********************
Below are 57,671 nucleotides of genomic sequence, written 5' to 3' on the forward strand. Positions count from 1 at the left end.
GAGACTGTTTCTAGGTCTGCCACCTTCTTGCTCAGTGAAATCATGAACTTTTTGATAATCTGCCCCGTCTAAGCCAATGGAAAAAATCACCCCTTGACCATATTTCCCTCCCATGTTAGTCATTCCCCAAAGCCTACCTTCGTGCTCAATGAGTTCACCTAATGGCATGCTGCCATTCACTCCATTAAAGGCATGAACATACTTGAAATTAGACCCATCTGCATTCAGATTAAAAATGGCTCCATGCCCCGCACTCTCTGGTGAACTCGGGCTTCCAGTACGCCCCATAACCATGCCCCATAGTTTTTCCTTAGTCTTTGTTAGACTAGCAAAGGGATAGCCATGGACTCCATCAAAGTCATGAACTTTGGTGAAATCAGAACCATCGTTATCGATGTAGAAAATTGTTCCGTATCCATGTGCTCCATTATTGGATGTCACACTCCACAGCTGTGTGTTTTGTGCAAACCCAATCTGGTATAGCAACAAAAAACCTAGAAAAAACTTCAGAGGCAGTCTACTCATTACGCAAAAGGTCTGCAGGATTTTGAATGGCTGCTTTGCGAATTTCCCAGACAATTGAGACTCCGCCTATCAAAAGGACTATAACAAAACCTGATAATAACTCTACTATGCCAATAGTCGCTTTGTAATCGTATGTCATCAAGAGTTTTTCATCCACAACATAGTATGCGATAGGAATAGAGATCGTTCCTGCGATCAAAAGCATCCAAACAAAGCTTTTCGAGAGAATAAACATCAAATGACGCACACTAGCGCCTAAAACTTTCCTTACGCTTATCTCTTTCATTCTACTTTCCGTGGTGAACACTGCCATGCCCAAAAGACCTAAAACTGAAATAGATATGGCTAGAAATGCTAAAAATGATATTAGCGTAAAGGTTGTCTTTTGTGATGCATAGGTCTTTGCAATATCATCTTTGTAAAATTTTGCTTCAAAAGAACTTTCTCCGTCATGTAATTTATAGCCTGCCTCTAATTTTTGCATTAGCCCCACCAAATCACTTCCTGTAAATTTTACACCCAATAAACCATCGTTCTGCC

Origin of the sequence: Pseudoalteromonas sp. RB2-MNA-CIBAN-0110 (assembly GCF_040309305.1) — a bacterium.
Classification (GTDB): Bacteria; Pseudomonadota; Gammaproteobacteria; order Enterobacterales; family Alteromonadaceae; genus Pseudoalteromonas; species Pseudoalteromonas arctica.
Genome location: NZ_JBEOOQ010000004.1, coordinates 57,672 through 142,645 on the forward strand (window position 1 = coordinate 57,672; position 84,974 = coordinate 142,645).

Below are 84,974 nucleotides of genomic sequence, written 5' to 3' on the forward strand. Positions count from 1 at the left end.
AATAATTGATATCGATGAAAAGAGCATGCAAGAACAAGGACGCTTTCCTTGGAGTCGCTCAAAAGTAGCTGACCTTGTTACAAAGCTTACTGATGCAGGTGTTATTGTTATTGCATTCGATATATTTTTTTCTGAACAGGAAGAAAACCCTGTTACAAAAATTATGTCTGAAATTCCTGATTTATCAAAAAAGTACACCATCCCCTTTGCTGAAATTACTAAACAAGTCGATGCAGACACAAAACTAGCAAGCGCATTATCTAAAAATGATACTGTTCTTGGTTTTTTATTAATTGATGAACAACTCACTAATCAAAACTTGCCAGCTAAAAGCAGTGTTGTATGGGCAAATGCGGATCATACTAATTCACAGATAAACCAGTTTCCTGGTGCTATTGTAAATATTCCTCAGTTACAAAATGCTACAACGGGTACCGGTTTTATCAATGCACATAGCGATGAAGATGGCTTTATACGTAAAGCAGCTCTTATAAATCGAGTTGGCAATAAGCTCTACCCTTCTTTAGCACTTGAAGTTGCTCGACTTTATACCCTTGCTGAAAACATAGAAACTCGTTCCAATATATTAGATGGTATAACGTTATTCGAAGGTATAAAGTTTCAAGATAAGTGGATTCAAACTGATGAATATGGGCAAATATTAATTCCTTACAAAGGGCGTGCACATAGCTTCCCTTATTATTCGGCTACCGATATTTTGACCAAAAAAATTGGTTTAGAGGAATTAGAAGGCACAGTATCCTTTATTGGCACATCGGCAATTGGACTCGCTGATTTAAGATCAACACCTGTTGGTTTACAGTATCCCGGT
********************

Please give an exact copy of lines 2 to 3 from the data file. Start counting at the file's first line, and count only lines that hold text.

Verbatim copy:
GAGACTGTTTCTAGGTCTGCCACCTTCTTGCTCAGTGAAATCATGAACTTTTTGATAATCTGCCCCGTCTAAGCCAATGGAAAAAATCACCCCTTGACCATATTTCCCTCCCATGTTAGTCATTCCCCAAAGCCTACCTTCGTGCTCAATGAGTTCACCTAATGGCATGCTGCCATTCACTCCATTAAAGGCATGAACATACTTGAAATTAGACCCATCTGCATTCAGATTAAAAATGGCTCCATGCCCCGCACTCTCTGGTGAACTCGGGCTTCCAGTACGCCCCATAACCATGCCCCATAGTTTTTCCTTAGTCTTTGTTAGACTAGCAAAGGGATAGCCATGGACTCCATCAAAGTCATGAACTTTGGTGAAATCAGAACCATCGTTATCGATGTAGAAAATTGTTCCGTATCCATGTGCTCCATTATTGGATGTCACACTCCACAGCTGTGTGTTTTGTGCAAACCCAATCTGGTATAGCAACAAAAAACCTAGAAAAAACTTCAGAGGCAGTCTACTCATTACGCAAAAGGTCTGCAGGATTTTGAATGGCTGCTTTGCGAATTTCCCAGACAATTGAGACTCCGCCTATCAAAAGGACTATAACAAAACCTGATAATAACTCTACTATGCCAATAGTCGCTTTGTAATCGTATGTCATCAAGAGTTTTTCATCCACAACATAGTATGCGATAGGAATAGAGATCGTTCCTGCGATCAAAAGCATCCAAACAAAGCTTTTCGAGAGAATAAACATCAAATGACGCACACTAGCGCCTAAAACTTTCCTTACGCTTATCTCTTTCATTCTACTTTCCGTGGTGAACACTGCCATGCCCAAAAGACCTAAAACTGAAATAGATATGGCTAGAAATGCTAAAAATGATATTAGCGTAAAGGTTGTCTTTTGTGATGCATAGGTCTTTGCAATATCATCTTTGTAAAATTTTGCTTCAAAAGAACTTTCTCCGTCATGTAATTTATAGCCTGCCTCTAATTTTTGCATTAGCCCCACCAAATCACTTCCTGTAAATTTTACACCCAATAAACCATCGTTCTGCC

Origin of the sequence: Pseudoalteromonas sp. RB2-MNA-CIBAN-0110 (assembly GCF_040309305.1) — a bacterium.